The National Association of Small and Medium Enterprises (Nasme) has appealed to the financial sector to reduce interest rates to a manageable level to save small-scale businesses from collapsing.
The cost of borrowing has in recent times jumped to prohibitive levels, with most banks’ base lending rates hovering at above 40 percent, even when the bank rate—the rate at which commercial banks borrow from the Reserve Bank of Malawi (RBM)— has been at 25 percent since December 2012.
The association’s Southern Region chairperson, Lewis Chiwalo, argued on Wednesday that with the high interest rates impacting heavily on companies, the possibility of the effects being thrown into the small and medium enterprises (SMEs) not ruled out.
“When we have exorbitant interest rates like the ones we have at the moment, they impact heavily on the businesses. Eventually, we will see that paying back the loans will be a bit of a problem for the entrepreneurs,” he said.
“This could kill the small and medium enterprises. That is the whole reason why we are requesting the financial market to consider reducing their interest rates to a level where it is going to be manageable not as they are now,” said Chiwalo.
He was speaking in Mwanza, when the group’s district chapter presented a trophy to Mwanza Standard Bank Service Centre in appreciation of what the bank has done in boosting small-scale businesses.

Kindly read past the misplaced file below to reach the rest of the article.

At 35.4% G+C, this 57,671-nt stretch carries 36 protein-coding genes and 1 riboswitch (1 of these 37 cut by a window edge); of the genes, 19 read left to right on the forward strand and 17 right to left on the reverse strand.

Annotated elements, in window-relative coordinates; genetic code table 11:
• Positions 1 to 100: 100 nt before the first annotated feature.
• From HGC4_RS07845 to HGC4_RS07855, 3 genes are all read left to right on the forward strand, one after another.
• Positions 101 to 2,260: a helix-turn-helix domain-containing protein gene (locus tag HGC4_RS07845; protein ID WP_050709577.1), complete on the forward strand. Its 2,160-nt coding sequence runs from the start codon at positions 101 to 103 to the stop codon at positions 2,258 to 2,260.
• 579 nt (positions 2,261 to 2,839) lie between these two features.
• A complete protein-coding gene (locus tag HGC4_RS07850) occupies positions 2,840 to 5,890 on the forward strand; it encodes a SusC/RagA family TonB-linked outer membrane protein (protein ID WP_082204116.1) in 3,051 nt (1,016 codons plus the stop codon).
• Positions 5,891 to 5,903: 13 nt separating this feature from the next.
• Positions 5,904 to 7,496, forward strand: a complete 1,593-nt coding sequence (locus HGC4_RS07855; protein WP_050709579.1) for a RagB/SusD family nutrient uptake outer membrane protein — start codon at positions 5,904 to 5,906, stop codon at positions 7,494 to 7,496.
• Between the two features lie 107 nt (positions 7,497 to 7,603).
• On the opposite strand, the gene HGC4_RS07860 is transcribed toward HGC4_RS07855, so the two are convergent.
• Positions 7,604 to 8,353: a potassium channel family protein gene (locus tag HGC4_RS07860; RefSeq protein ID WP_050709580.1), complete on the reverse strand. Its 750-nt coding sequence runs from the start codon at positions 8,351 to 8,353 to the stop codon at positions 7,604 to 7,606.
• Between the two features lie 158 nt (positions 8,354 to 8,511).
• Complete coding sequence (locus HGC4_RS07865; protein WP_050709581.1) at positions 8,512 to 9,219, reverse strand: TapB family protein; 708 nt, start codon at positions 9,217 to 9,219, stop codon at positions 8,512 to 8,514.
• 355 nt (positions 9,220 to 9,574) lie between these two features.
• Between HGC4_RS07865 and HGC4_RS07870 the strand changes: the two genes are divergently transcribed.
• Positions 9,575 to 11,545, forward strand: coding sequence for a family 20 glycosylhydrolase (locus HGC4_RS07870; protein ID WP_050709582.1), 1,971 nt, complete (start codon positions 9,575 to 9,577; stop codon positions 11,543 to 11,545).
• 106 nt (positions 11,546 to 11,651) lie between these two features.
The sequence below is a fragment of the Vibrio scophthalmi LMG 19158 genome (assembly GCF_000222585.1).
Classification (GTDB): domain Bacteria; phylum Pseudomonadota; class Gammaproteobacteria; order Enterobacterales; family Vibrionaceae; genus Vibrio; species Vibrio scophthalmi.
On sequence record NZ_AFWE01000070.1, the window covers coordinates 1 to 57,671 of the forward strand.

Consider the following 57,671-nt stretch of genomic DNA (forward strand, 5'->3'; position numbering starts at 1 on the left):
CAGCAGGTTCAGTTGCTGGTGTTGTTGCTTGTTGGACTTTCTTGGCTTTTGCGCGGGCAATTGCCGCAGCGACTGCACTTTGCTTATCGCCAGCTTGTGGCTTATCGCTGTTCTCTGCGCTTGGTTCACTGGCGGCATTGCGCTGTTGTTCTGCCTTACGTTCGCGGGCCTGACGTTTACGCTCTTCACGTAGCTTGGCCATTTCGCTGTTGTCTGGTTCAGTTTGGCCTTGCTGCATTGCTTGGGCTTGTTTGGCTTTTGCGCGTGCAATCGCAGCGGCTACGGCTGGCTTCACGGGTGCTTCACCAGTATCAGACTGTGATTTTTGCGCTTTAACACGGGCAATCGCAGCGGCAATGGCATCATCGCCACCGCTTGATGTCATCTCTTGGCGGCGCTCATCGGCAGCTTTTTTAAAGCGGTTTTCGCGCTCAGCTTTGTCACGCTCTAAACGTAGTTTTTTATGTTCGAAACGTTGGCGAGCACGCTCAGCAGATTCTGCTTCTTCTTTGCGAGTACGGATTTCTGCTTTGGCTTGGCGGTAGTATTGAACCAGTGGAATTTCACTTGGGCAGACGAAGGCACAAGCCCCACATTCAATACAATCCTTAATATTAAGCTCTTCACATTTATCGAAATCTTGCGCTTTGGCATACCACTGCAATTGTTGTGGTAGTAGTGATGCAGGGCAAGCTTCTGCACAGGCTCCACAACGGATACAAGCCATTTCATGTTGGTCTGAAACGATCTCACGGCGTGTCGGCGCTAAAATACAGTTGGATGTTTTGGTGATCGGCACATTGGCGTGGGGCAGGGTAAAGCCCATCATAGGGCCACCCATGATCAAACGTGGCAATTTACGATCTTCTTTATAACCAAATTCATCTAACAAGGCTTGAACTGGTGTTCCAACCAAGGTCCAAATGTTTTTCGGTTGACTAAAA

But last week, RBM deputy governor for economics Naomi Ngwira said the current monetary policy being pursued is not meant to squeeze the economy, arguing that it is there to ensure financial stability to curb inflation.
Head of Standard Bank Mwanza Service Centre Peter Benjala said they are equally concerned about rising interest rates because they impact on their customers.
“We are keenly looking at the way our mother bank, Reserve Bank of Malawi (RBM) is handling the issue. We know that the central bank and government are doing something to ensure that the rates go down,” he said.
Benjala said before they introduced the quick loans, people from Mwanza had trouble getting their businesses off the ground, adding that now businesspeople are doing well in terms of capital competitiveness and business have grown.
One of the beneficiaries, James Masonga, who is the owner of Chuma Chiri M’nthaka Agrodealers, in an interview, agreed that the quick loans have helped him in his business.
“I got a K500 000 [$1 250] loan last year to enhance my capital. I was able to buy a lot of goods for my shop with that loan, and now I am building a house.
“The interest rate was alright last year, but since their adjustment, I will be paying more for the same loan and I will realise little from my business,” he complained.